Decision reaffirms buyer beware rule

A recent Superior Court decision dismissing a claim brought by a homebuyer against the previous owners over mould found in the property’s basement reaffirms the doctrine of caveat emptor, lawyers say.

Justice Russell Raikes threw out the claim of Eric and Louise Brown, a son and mother, who found water and mould in the basement of their home in Forest, Ont., shortly after purchasing it from Gary and Wanda Cassidy in 2011.

The Browns sought more than $80,000 in damages, but Raikes found they had not used the contractual protections needed to shift the risk of any deficiencies in the property to the seller.

“I find that the Cassidy’s were ignorant of the water drainage/leakage and mold contamination issues anywhere in or around the house,” Raikes wrote in the decision.

“They saw nothing that led them to understand the problem was recurring, nor was there anything that should have led them to that conclusion,” he added.

Lawyers say the decision reaffirms the doctrine of caveat emptor, which  is  the “buyer beware” rule. Raikes notes that under the doctrine, the risk of any deficiencies in the property purchased rest with the purchaser, unless they have contractual protections or if the circumstances fall within four specific exceptions.

The four exceptions concern when a seller fraudulently misrepresents or conceals, knows of a latent defect rendering the house unfit for habitation, is reckless as to the truth or falsity of statements relating to the fitness of the house or has breached his or her duty to disclose defects that render the property dangerous.

“I think buyers are in a risky situation practically speaking because this is the law,” says Kate Grossi, a real estate lawyer with Korman & Company Barristers & Solicitors, who was not involved in the case.

“Inform yourself, protect yourself in the agreement.”

Ronald Bildfell, a Sarnia, Ont. lawyer who represented the Browns on the claim, says such cases can be difficult to prove as the onus is on the plaintiff to prove the seller was aware of the defect at the time of the sale.

“It’s always incumbent on the plaintiff to prove that there was either actual fraud or sort of turning a blind eye to an existing problem. So it’s difficult to get around that factual problem,” he says.

Bildfell adds that the decision “reaffirms that it’s incumbent on the purchaser alleging that there has been a failure to disclose a problem to prove it.”

The Browns first looked at buying the house in September 2011.

The Cassidys, who owned the house since 1983, had some issues with water and mould in the basement in the 1990s. They brought in a contractor in 2002 to fix the problem.

When Eric Brown first visited the home to enquire about buying it in 2011, he claimed he asked Cassidy if they had had water problems to which he replied no.

Cassidy testified that they had a discussion about past water problems and what they had done to fix the problem.

 “My client appeared to be satisfied with the resolution of the past water problem, but I think he didn’t apply his mind to . . .  [whether] the past water problem [was] totally corrected,” says Bildfell.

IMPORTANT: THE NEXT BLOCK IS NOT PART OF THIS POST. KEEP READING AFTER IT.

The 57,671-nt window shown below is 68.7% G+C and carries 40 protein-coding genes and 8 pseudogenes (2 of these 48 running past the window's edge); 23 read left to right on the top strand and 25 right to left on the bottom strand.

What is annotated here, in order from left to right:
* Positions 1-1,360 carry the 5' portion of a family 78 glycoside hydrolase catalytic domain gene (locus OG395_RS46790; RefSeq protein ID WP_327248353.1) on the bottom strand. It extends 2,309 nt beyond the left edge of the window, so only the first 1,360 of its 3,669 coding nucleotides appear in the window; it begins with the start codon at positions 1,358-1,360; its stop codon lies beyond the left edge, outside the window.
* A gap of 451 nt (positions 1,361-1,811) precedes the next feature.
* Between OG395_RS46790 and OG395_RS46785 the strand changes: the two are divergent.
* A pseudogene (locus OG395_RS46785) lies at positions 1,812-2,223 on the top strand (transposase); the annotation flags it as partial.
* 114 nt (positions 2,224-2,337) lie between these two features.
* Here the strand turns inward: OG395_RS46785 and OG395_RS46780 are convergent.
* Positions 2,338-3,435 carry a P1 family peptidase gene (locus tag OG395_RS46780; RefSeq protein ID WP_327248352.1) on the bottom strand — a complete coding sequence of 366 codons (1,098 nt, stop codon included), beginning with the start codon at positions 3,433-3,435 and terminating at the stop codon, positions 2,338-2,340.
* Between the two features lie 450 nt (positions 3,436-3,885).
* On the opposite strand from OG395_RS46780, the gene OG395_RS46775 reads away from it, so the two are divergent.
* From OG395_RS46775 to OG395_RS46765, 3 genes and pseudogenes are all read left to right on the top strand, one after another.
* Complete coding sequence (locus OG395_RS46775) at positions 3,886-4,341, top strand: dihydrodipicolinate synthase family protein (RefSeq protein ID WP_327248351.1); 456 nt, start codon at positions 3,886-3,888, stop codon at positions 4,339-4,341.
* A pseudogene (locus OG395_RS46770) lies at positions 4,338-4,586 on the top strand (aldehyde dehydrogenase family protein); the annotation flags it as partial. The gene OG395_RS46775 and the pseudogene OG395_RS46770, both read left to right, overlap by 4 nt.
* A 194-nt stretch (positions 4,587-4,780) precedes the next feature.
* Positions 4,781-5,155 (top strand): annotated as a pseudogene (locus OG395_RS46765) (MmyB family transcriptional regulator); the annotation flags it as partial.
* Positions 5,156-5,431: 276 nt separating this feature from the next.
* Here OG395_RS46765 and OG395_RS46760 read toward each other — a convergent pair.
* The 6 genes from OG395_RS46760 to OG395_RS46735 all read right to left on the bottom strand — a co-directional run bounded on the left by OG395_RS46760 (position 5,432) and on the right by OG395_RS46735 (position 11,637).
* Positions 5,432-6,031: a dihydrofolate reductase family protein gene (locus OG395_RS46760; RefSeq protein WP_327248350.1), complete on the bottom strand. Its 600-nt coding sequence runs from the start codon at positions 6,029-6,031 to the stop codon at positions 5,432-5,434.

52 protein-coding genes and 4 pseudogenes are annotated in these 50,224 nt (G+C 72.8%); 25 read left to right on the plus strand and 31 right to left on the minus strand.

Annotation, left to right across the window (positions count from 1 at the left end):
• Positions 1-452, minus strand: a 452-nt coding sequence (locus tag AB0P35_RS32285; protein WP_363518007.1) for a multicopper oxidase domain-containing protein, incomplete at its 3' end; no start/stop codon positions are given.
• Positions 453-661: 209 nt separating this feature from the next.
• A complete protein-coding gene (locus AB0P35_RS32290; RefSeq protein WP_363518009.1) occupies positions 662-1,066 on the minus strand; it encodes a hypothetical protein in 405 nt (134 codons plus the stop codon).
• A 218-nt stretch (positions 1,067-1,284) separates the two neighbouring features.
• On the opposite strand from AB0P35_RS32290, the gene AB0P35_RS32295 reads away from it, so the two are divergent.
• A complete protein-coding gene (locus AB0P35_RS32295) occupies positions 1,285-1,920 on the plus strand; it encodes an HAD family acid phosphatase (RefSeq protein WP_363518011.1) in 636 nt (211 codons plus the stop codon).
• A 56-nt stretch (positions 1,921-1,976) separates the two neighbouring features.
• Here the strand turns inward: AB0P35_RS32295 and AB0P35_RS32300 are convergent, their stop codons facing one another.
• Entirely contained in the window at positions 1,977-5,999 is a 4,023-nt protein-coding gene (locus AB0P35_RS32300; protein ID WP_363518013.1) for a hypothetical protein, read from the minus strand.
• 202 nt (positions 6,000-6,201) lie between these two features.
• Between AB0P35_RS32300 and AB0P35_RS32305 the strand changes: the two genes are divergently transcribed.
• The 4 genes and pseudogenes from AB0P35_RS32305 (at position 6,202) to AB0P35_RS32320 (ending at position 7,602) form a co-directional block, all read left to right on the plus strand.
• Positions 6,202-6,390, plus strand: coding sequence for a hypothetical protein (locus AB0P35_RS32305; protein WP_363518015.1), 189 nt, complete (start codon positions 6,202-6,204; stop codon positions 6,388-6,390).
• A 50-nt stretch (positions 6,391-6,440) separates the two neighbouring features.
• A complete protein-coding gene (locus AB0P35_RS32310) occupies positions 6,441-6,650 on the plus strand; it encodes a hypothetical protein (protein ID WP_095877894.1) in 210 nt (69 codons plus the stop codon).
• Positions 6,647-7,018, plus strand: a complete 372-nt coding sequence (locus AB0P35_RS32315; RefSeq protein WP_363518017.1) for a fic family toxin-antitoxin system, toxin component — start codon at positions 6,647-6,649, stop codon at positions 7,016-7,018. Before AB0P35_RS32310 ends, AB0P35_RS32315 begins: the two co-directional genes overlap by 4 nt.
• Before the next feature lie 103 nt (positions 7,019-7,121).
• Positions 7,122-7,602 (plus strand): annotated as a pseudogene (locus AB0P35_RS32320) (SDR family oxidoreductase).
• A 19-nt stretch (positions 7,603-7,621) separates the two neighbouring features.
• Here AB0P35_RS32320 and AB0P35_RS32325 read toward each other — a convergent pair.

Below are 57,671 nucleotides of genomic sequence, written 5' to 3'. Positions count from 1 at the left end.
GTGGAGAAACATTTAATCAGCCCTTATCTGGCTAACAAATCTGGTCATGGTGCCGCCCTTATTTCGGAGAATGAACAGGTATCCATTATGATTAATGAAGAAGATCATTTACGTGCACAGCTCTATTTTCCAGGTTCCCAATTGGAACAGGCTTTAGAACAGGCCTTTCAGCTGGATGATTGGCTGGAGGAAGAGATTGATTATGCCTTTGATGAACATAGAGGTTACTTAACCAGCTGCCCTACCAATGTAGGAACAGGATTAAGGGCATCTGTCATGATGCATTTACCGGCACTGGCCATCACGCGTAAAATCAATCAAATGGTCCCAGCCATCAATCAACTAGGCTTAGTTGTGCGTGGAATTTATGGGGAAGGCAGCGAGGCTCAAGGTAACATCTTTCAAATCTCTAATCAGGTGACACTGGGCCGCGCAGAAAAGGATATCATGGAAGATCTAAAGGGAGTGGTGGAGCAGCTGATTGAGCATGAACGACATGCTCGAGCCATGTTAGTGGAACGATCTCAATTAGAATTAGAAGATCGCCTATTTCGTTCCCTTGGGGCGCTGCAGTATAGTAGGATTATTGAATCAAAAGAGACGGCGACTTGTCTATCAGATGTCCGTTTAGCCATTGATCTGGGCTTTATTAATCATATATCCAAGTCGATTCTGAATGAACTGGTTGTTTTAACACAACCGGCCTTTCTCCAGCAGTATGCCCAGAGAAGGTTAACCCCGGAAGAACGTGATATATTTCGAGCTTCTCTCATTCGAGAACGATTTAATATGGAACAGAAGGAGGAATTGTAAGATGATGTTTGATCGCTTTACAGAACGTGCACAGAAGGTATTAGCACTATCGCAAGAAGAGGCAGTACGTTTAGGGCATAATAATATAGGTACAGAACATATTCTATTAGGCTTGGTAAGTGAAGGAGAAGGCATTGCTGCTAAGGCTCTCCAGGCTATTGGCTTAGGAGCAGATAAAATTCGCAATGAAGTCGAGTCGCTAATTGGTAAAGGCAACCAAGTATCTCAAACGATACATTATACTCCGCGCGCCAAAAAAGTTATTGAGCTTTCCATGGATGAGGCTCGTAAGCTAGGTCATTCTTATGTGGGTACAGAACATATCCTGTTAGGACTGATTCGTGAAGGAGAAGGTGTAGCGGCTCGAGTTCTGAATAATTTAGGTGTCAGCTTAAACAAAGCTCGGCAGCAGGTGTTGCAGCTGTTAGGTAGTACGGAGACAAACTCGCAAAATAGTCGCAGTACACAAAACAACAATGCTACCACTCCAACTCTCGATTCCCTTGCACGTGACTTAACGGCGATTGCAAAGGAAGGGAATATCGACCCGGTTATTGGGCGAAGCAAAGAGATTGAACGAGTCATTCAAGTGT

In the agreement of purchase, there was no mention of water problems.

“Although Mr. Brown testified that it was important to him that the property had not had any water problems, the agreement is entirely silent on that score,” Raikes said in the decision.

After they bought the house, the Browns hired a contractor to do some work on the house and discovered water and black mould in the basement. They subsequently restored the basement.

Brown sought damages of $85,100.17, which the Browns said was what they paid for the repair and remediation work on the house after they bought it.

Brown also claimed the Cassidys were responsible for a deck at the back of the house that was repaired in 2013, two years after the Browns bought the house.

Brown said he discovered the deck was not securely connected to the original posts when he stumbled on it that year.

Brown did not have an inspection done on the house before the purchase, which was done in a private transaction, the decision said.

Toronto lawyer Jordan Donich says if the Browns had retained a lawyer before they purchased the home, they would have been advised to get an inspection and to protect themselves in the purchase agreement.

“Hire a lawyer before you need him, and you won’t need him at all,” says Donich, who is not involved in the case.

Raikes found that the Cassidys were ignorant of any water and mould problems that had arisen after they thought they had fixed the problem and, therefore, could not have misrepresented the condition of the house. He dismissed the claim.

Grossi says the pace of the housing market at the moment can serve as a deterrent for buyers to conduct an inspection or inject clauses into the purchasers agreement that protect them against possible defects in the house.

“Unfortunately, I think that in the current market, there is a lot of pressure because of the time constraints and how quickly something sells,” she says.

“People feel they don’t have the opportunity to do their due diligence and be informed. If you can’t do that, you want to do the alternative, which is protect yourself in the agreement.”

Grossi says residential real estate lawsuits do not often make it to trial and are usually settled out of court or in Small Claims Court.

“We don’t see a lot of residential real estate matters. A lot of the real estate decisions are commercial,” she says.

Donald Elliott, the lawyer representing the defendant, was contacted and was not available for an interview.

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